Friday, April 6, 2012

The Big Secret

Grab a cup of java, put up your feet for a few minutes, and reflect on the miracle of Easter via story...


Okay, so I'm no actress. But if you know one who'd like this in monologue format, check out this Easter resource for churches: Traveling Calvary's Road.

Thursday, April 5, 2012

45k Wingding

Woo-hooo! It's half-way party time! I hit 45,264 words on my WIP. A round of Starbucks and chocolate cake for everyone...on the house!

Caveat: you'll have to toodle over to my house to claim said java and treat.

Nevertheless, hitting mid-point on a manuscript is a big deal for any writer. Why?


The task ahead doesn't seem quite as daunting now that half the story has been captured on paper. If you were able to make it this far, for sure you'll be able to finish. The pressure of wondering if-I-can suddenly morphs into I-can-do-this. It's all downhill from here.


Knowledge is power, and by now you really know your characters. They've become your friends, which makes it easier to predict how they'll react to any given situation. Most of the personality decisions have already been made so there's less brain power involved in fleshing out your protag and antag.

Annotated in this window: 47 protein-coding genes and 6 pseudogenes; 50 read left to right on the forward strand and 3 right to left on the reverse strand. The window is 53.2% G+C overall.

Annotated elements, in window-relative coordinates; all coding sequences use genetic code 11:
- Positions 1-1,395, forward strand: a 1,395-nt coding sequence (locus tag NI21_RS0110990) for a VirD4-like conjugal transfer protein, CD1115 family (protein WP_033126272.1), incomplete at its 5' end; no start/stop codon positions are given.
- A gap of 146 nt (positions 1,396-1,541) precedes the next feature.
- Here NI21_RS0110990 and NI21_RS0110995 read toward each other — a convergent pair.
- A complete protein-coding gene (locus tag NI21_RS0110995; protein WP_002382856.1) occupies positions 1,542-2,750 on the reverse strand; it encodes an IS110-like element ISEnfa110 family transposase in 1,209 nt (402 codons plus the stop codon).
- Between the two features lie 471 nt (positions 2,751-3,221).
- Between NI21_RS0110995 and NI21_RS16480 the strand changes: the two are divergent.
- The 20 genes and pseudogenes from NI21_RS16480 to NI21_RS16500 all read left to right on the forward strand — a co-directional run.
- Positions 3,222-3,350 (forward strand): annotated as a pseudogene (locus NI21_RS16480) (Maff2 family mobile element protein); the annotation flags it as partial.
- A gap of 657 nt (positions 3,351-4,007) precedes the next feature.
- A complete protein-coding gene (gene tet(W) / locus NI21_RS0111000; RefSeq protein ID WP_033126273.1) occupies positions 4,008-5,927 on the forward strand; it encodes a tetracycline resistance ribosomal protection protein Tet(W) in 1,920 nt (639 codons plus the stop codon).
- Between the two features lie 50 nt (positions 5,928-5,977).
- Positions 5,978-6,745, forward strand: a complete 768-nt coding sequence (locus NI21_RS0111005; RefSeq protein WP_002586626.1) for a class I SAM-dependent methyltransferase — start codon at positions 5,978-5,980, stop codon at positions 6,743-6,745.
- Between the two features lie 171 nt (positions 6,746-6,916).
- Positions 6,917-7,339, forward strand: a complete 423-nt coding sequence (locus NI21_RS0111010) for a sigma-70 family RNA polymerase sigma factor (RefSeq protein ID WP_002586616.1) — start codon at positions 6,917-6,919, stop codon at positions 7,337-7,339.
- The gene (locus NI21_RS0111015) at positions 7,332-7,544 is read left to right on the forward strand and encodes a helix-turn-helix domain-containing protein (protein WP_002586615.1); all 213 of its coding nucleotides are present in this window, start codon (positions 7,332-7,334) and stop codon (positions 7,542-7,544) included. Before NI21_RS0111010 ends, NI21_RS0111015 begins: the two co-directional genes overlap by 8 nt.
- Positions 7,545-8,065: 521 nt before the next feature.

You're closer to the climax, which is the most fun to write. All the writerly juggling balls are up in the's pretty, it's intense, and it's fun to watch. It's time to throw your literary hands in the air and howl on the ride down.

While these 3 points are true, I'm not saying the rest is entirely a piece of cake (yes, I'm still thinking of cake). There will still be days when you get stumped over a plot point or a character who acts...well...out of character. But the end is in sight, which makes the next 45k (or whatever your projected halfway mark is) a lower hurdle to jump.

Writing is hard work.

Take every opportunity you can to celebrate small victories.

And let me know when you hit your halfway mark...I'll be sure to eat some chocolate in your honor.


Word Count: 45,264

Sentence of the Day: Whispers rustled in the corners of the room, like dead leaves skittering across cobbles.

Wednesday, April 4, 2012

How Green is Your Grass?

I'm not a geek, but I married one. I mean that in the best sense possible...and no, it's not Seth Godin.